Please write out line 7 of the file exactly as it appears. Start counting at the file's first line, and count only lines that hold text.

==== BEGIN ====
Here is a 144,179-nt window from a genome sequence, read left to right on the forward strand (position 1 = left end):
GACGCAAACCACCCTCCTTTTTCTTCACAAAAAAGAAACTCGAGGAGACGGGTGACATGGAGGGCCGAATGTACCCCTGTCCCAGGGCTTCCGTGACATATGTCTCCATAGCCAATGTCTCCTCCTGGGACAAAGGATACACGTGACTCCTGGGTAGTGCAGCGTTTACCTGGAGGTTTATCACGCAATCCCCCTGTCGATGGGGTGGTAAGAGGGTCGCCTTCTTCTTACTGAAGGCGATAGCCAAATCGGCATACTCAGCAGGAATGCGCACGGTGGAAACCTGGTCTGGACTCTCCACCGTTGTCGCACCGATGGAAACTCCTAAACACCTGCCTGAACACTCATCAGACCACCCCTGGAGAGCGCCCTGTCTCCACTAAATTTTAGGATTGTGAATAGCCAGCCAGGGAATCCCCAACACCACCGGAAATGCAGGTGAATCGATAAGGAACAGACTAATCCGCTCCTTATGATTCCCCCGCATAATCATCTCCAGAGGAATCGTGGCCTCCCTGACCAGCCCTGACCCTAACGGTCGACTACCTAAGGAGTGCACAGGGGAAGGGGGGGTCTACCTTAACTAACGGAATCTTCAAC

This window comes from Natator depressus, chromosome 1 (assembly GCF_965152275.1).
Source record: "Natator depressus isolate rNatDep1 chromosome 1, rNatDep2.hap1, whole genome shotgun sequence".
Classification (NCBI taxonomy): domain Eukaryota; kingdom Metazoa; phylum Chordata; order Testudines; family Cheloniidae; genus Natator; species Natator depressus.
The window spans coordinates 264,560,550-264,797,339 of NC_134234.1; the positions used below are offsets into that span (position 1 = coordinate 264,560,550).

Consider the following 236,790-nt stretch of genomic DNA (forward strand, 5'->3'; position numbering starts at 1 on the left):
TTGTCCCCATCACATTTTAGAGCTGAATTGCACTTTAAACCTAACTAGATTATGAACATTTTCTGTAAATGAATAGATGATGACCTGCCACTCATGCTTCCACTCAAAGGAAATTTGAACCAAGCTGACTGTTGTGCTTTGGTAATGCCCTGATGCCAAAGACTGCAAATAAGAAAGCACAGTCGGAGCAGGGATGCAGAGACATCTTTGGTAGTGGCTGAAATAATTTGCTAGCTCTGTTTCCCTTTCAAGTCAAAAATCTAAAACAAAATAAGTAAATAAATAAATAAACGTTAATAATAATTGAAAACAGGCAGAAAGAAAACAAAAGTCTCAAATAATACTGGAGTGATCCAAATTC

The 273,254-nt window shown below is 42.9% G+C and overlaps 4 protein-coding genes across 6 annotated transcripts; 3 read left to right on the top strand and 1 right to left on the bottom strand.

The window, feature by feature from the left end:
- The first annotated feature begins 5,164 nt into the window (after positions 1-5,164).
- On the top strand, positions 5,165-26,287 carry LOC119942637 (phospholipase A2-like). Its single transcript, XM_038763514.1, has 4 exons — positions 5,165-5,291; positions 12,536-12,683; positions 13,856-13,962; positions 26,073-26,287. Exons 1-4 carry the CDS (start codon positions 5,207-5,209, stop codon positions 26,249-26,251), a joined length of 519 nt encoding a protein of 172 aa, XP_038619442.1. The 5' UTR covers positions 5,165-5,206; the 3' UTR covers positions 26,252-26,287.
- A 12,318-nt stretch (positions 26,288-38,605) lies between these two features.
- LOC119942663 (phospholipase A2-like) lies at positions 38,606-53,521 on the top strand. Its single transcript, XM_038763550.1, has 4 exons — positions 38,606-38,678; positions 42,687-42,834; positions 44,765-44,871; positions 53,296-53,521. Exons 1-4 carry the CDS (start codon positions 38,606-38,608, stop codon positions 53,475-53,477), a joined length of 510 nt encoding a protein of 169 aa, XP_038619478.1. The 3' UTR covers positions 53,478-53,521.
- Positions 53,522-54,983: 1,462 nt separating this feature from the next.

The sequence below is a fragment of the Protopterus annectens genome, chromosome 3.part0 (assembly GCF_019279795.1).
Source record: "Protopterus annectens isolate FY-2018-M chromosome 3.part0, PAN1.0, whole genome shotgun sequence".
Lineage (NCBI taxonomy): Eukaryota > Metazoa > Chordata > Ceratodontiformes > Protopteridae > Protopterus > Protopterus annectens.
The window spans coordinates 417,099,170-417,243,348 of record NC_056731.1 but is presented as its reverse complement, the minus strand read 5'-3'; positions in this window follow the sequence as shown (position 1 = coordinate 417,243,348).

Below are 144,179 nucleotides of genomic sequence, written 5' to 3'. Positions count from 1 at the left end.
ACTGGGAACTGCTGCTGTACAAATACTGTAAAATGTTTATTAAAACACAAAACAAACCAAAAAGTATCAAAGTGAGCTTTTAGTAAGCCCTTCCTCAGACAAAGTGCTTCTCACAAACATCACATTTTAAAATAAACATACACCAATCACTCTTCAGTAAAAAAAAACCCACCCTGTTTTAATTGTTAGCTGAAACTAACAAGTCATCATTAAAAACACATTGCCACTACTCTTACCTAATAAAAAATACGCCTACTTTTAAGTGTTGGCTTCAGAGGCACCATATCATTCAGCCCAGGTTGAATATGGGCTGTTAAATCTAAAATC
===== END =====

Consider the following 236,790-nt stretch of genomic DNA (forward strand, 5'->3'; position numbering starts at 1 on the left):